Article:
Looking back on that day, those officers made a major difference in the direction we were heading in my husband’s treatment. The arresting officer even came to court to speak up for my husband. Something in Michael snapped that day.  For months, he had faced crippling anxiety, anger outbursts (anger, yelling, cussing), nightmares, very little to no sleep, as he struggled to cope with being out of the military. While on active duty, the military health system placed him on several medications with little oversight from a doctor. When he was out, he was taking the same medications with no oversight from a doctor.  Despite his outburst that day, those police officers respected Michael and his life. Had he been in another jurisdiction, I can’t say the outcome would have been the same. In talking with my husband later, he said that the police never drew their weapon on him, and that all the officers worked together to take him down.

To say my husband was out of control would probably be an accurate statement.  Seeing my husband in his fits of rage, I can only imagine what the officers were thinking, especially since  he is 6’5 and 220 lbs.  By the grace of God, they looked beyond his rage and saw a human being, albeit a broken one. He is alive today because of those police officers, and was given the chance to get the help he so desperately needed. When I see the news of police shootings of unarmed men, I wish I could thank those officers for their professionalism in a volatile situation.  The outcome could have been deadly, but thankfully, these police officers worked together to take my husband down and kept everyone safe.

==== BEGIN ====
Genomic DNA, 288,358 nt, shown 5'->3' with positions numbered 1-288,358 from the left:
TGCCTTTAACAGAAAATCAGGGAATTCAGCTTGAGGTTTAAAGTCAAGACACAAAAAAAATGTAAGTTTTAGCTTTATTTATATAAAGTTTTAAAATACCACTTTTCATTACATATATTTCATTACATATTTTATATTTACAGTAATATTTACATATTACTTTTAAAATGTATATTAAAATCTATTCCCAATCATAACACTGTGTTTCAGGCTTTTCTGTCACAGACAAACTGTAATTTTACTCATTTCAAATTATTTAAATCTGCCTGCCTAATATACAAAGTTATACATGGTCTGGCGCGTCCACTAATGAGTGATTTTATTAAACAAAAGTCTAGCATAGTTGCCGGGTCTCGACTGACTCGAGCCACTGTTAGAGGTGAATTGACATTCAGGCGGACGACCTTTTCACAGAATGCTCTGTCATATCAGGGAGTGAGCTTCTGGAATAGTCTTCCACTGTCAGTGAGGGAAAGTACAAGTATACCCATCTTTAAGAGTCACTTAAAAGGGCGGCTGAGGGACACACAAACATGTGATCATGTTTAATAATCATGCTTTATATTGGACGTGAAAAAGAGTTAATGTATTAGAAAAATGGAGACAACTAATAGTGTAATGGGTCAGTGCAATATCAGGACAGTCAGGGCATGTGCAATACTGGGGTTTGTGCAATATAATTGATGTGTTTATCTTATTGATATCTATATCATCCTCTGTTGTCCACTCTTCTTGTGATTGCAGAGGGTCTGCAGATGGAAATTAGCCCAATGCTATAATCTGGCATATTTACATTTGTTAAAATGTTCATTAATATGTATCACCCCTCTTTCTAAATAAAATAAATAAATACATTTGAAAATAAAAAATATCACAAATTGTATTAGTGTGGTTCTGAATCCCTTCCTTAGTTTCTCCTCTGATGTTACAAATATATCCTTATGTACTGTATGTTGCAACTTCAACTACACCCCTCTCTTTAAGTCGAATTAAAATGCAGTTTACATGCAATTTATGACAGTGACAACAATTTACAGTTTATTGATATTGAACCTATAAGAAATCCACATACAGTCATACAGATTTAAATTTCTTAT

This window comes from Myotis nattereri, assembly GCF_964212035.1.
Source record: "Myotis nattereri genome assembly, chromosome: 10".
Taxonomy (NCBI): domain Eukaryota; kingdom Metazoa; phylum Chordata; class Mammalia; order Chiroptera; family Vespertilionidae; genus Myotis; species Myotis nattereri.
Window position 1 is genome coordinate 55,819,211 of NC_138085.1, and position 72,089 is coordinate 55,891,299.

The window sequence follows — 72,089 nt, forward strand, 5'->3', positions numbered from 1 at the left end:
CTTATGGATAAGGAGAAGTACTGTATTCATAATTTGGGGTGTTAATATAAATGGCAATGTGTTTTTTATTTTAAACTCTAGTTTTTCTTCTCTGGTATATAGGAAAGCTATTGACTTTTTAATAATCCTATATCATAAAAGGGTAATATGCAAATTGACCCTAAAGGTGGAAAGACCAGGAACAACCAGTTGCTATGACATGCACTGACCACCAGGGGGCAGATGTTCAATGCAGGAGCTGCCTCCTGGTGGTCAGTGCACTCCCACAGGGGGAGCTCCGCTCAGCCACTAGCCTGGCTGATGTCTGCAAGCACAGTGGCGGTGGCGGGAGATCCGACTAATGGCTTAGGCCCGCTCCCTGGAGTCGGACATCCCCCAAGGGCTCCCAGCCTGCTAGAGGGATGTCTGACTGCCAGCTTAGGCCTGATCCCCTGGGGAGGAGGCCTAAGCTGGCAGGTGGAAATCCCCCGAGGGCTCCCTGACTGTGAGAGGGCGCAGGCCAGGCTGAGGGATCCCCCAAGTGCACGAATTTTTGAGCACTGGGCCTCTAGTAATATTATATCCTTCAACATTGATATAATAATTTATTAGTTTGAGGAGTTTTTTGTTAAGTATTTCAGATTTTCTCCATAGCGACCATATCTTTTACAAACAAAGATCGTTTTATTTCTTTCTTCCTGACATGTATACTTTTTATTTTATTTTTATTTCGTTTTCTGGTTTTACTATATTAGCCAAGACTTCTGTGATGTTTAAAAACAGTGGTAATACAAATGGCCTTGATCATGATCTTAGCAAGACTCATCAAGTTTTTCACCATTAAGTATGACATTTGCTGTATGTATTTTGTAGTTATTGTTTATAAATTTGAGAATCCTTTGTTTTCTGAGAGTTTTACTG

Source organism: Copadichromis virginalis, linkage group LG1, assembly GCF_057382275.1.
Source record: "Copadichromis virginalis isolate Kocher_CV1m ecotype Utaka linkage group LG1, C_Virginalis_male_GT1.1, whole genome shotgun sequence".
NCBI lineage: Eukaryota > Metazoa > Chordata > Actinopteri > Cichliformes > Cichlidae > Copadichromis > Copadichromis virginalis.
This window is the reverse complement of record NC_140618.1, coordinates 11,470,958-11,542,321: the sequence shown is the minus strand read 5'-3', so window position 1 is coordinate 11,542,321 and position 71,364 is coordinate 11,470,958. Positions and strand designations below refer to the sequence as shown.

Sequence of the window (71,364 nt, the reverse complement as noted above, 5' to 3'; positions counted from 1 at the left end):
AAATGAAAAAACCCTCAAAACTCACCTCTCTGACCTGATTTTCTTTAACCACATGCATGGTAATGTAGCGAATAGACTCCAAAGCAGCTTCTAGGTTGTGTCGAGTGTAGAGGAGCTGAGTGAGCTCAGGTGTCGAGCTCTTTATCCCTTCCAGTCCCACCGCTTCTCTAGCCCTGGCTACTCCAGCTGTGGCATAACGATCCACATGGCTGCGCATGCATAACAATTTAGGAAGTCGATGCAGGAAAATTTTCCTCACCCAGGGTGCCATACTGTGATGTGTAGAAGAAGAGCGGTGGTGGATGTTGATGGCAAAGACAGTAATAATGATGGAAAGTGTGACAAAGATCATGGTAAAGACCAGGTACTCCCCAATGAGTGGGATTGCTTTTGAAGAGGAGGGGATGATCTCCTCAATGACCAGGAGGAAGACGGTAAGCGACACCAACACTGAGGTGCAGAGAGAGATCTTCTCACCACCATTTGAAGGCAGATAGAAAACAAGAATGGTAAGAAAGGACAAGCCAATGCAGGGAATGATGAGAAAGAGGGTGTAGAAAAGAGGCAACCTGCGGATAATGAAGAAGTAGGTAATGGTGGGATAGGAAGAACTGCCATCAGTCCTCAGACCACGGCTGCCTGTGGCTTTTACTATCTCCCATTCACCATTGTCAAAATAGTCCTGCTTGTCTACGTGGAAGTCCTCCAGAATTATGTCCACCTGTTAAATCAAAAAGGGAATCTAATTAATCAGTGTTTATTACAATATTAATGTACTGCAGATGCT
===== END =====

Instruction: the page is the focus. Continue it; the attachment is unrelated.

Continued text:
Four years later, after a very hard, very long road, and proper medical care, my husband is not where he was the morning he got arrested. I cannot begin to express how grateful I am to the officers who responded to my husband’s mental health crisis. The officers saw beyond my husband’s actions, and aided a person in crisis. To me, these men are angels, having turned the tide in my husband’s recovery.  I will be forever grateful to them, and I hope they know how much they mean to us.

Positive stories of police, as well as positive stories of minorities need to be acknowledged and shared, so that negatives are not all we see of certain group. Seeing only the negative adds to fear and feeds stereotypes. These are stories of individual people. They aren’t responsible for anyone’s actions but their own, and must be judged by this fact, both officer, and minorities.

My heart hurts for where we are in America.  My heart hurts for the families of those lives lost in recent weeks. As a white woman, married to a black man, with biracial children, I feel an ever-growing pain and angst. I can’t fully comprehend what is occurring in America right now. We should not be this far gone in 2016, this divided, and hurting.